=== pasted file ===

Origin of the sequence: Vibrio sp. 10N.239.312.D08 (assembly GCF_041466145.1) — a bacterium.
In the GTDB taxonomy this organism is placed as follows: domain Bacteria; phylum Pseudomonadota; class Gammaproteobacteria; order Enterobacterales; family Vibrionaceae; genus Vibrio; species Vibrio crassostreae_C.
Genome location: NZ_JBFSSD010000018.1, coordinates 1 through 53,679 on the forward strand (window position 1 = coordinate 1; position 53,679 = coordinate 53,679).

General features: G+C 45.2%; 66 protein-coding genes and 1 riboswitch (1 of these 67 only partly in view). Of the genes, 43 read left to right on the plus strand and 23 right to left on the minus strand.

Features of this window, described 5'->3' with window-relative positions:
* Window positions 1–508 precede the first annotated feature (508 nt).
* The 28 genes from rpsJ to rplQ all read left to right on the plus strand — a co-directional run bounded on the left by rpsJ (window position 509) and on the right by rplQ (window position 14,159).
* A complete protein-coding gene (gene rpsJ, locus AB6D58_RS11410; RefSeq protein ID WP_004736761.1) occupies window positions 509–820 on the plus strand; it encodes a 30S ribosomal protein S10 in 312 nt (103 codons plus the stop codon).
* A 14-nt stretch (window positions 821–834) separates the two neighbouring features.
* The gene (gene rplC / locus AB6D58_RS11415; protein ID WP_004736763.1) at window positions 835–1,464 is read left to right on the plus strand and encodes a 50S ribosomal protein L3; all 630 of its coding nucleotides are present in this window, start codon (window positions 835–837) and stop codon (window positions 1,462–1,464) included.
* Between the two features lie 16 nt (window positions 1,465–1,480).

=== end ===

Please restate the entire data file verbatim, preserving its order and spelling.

Origin of the sequence: Vibrio sp. 10N.239.312.D08 (assembly GCF_041466145.1) — a bacterium.
In the GTDB taxonomy this organism is placed as follows: domain Bacteria; phylum Pseudomonadota; class Gammaproteobacteria; order Enterobacterales; family Vibrionaceae; genus Vibrio; species Vibrio crassostreae_C.
Genome location: NZ_JBFSSD010000018.1, coordinates 1 through 53,679 on the forward strand (window position 1 = coordinate 1; position 53,679 = coordinate 53,679).

General features: G+C 45.2%; 66 protein-coding genes and 1 riboswitch (1 of these 67 only partly in view). Of the genes, 43 read left to right on the plus strand and 23 right to left on the minus strand.

Features of this window, described 5'->3' with window-relative positions:
* Window positions 1–508 precede the first annotated feature (508 nt).
* The 28 genes from rpsJ to rplQ all read left to right on the plus strand — a co-directional run bounded on the left by rpsJ (window position 509) and on the right by rplQ (window position 14,159).
* A complete protein-coding gene (gene rpsJ, locus AB6D58_RS11410; RefSeq protein ID WP_004736761.1) occupies window positions 509–820 on the plus strand; it encodes a 30S ribosomal protein S10 in 312 nt (103 codons plus the stop codon).
* A 14-nt stretch (window positions 821–834) separates the two neighbouring features.
* The gene (gene rplC / locus AB6D58_RS11415; protein ID WP_004736763.1) at window positions 835–1,464 is read left to right on the plus strand and encodes a 50S ribosomal protein L3; all 630 of its coding nucleotides are present in this window, start codon (window positions 835–837) and stop codon (window positions 1,462–1,464) included.
* Between the two features lie 16 nt (window positions 1,465–1,480).